Jose Victoriano Gonzalez-Perez better known as Juan Gris (March 23, 1887 - May 11, 1927) was a Spanish painter and sculptor who lived and worked in France most of his life.
His works are closely connected to the emergence of an innovative artistic genre-Cubism.
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Born in Madrid, Gris studied mechanical drawing at the Escuela de Artes y Manufacturas in Madrid from 1902 to 1904, during which time he contributed drawings to local periodicals. From 1904 to 1905 he studied painting with the academic artist José Maria Carbonero
Today, marks his 125th birthday, and Google celebrates his birthday by presenting their commemorative doodler shown below:
Juan Gris is very famous in the art of Cubism. And here's some of Juan Gris remarkable works or art:
Cubism was the the first abstract art form and the most revolutionary art movement of the 20th century. It was originally conceived and developed in France by Pablo Picasso and Georges Braque around 1907, but other artists soon adopted the style. The Spanish artist Juan Gris (his real name was José Victoriano González-Pérez), a friend and neighbor of Picasso in Paris, was the best of these and he refined the cubist vocabulary into his own instantly recognisable visual language.
Portrait of Picasso
1912; Oil on canvas, 93.4 x 74.3 cm; Collection of Mrs. and Mrs. Leigh Block, Art Institute of Chicago
Still Life with Violin and Glass
(oil on canvas, 1915)
Fogg Art Museum, Harvard
Still Life with Open Window, Rue Ravignan
(oil on canvas, 1915)
Philadelphia Museum of Art
Still life was the most popular of the cubist themes as it allowed artists to use everyday objects whose forms were still recognisable after they had been simplified and stylised. 'Still Life with Open Window, Rue Ravignan' is a great example of Gris' cubist style. It contains some of the traditional objects commonly associated with still life: a bowl of fruit, a bottle and a glass, a newspaper and a book, all carefully arranged on a table top at a balcony window. The objects are lit by electric light which contrasts with the moonlit scene outside the window. The subject may have been clichéd and predictable but its arrangement was revolutionary.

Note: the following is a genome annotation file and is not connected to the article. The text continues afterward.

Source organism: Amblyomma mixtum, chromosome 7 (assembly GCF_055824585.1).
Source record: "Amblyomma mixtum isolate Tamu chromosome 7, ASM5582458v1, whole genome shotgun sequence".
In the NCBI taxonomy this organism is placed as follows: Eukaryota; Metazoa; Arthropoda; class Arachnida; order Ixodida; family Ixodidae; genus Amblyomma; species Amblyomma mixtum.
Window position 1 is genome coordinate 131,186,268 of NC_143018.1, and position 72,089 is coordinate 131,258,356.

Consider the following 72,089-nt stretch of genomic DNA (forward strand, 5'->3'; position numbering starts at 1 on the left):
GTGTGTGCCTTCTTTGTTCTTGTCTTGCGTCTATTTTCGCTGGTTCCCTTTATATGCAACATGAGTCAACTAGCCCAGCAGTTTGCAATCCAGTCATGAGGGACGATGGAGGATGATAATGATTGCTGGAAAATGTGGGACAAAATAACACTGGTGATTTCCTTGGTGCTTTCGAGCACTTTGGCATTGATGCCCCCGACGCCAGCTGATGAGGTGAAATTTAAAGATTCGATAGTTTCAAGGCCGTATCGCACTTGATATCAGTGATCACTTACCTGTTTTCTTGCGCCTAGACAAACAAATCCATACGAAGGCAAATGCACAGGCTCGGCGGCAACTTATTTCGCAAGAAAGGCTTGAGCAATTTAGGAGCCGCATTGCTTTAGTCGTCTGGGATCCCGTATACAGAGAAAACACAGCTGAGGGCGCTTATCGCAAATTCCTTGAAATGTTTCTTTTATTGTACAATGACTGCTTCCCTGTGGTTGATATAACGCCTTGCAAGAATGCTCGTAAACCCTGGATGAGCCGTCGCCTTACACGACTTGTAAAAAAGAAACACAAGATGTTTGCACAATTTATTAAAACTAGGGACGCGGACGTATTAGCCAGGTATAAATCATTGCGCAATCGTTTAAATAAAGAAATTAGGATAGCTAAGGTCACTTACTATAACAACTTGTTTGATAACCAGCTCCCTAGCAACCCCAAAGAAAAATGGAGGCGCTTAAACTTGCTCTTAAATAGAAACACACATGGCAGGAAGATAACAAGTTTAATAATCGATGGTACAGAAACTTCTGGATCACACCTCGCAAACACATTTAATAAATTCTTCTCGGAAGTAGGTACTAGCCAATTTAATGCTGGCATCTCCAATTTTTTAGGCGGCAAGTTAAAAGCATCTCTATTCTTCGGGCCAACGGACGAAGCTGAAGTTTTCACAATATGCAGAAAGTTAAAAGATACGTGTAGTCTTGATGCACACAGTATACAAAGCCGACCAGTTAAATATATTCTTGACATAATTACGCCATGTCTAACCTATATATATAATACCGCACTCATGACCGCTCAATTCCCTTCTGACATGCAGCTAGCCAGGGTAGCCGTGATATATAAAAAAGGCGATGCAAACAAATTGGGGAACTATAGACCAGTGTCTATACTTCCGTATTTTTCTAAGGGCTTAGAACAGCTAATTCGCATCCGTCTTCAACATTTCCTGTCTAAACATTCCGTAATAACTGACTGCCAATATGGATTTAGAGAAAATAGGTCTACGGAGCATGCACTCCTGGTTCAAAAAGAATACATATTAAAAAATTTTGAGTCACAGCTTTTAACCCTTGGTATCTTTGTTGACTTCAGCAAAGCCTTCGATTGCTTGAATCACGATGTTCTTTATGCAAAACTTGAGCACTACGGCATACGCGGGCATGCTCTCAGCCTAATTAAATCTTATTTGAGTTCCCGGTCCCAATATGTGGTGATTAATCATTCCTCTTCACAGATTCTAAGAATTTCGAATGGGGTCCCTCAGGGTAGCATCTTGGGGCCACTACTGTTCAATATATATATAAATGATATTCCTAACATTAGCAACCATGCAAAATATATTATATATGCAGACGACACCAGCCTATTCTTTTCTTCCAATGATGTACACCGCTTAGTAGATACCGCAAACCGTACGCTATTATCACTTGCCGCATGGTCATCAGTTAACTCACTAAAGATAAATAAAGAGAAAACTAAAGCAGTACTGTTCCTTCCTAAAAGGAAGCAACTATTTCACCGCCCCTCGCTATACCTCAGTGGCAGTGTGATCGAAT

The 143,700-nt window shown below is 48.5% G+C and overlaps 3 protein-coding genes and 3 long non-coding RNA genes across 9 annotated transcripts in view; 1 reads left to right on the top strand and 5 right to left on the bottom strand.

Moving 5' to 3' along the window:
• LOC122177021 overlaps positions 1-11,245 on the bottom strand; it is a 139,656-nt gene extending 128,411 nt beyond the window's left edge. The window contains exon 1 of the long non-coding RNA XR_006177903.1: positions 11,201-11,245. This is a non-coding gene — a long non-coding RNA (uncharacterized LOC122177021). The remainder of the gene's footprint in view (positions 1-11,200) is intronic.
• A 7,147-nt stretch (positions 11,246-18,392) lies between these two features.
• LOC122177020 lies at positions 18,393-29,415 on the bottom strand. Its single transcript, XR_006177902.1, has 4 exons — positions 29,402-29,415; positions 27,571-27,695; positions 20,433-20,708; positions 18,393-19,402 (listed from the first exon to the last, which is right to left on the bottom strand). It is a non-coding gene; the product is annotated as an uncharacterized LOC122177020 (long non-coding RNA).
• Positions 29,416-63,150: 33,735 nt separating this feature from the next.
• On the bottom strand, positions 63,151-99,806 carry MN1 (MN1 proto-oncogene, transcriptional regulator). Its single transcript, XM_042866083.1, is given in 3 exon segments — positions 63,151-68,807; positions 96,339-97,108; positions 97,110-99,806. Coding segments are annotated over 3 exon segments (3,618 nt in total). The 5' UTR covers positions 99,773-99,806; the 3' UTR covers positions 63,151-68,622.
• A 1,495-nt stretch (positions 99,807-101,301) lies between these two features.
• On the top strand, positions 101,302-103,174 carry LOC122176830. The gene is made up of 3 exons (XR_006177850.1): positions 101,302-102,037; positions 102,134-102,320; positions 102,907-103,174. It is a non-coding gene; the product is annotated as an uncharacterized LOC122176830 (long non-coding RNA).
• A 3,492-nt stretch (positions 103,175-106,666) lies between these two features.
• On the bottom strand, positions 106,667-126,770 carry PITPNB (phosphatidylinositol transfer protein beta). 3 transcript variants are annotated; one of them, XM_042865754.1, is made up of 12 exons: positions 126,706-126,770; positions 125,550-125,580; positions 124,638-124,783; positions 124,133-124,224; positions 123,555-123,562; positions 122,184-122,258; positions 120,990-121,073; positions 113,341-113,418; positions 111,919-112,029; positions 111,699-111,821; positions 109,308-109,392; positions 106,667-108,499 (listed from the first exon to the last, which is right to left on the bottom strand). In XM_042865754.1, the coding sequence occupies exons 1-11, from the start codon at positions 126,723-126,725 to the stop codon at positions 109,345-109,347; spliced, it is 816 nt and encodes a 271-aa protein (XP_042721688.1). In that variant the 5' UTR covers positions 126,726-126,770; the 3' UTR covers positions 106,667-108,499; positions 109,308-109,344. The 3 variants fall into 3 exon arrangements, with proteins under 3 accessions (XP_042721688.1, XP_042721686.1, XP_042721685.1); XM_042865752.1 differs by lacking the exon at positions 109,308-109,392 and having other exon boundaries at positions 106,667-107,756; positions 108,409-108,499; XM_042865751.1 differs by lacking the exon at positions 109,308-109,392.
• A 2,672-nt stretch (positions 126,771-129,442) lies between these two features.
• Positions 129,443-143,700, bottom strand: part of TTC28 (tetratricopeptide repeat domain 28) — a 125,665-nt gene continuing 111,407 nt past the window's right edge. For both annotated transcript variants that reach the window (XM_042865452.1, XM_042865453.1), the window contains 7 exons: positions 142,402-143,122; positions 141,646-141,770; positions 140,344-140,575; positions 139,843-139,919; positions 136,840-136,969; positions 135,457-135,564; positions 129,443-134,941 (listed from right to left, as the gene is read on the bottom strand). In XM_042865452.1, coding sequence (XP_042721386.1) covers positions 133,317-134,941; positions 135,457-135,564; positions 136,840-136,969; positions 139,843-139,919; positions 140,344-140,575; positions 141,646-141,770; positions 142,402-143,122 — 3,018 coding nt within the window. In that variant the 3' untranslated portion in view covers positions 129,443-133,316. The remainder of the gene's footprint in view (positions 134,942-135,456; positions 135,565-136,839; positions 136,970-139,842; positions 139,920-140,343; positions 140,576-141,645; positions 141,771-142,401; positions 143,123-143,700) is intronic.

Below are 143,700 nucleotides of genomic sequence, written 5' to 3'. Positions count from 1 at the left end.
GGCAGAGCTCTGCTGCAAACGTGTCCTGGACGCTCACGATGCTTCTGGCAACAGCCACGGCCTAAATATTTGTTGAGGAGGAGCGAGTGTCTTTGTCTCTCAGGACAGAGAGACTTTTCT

Juan Gris was more calculating than any other Cubist painter in the way he composed his pictures. Every element of a painting was considered with classical precision: line, shape, tone, colour and pattern were carefully refined to create an interlocking arrangement free from any unnecessary decoration or detail.
Gris flattens the composition of 'Rue Ravignan' into a grid of overlapping planes. Within the structure of this grid, he delicately balances and counterbalances different areas of the work. Sections shift from light to dark, positive to negative, monochrome to colour, transparency to opacity, and from lamplight inside the room to moonlight outside. The relationships of these juxtaposed elements leave us with a sense of the still life group in its surroundings - the kind of fragmented sense that our memory would retain had we seen them for ourselves.
Still Life with Pears and Grapes on a Table
(oil on canvas, 1913)
Burton Tremaine Collection, Meriden, CT
Before Cubism, all art obeyed the convention of perspective. This was the technique that artists had used since the Renaissance to arrange objects in space. However, perspective only works from one fixed viewpoint and the Cubists believed that it was a limited visualization technique which did not reflect the way that we see the world. Their aim was to develop a new way of seeing which reflected the complexity of the modern age. In Cubist painting artists depict real objects, but not from a fixed viewpoint as in perspective. They combine different viewpoints of a subject in the one image. The whole idea of space is rearranged – the front, back and sides of the subject become interchangeable elements. Cubist images combine the artist’s observation with their memory of the subject to create a poetic evocation of the theme.
Juan Gris' 'Still Life with Open Window, Rue Ravignan' is a classic example of the style which contains most of the visual characteristics of the Cubist technique.
To know more about Cubist Artist Juan Gris, you can visit these other great sites: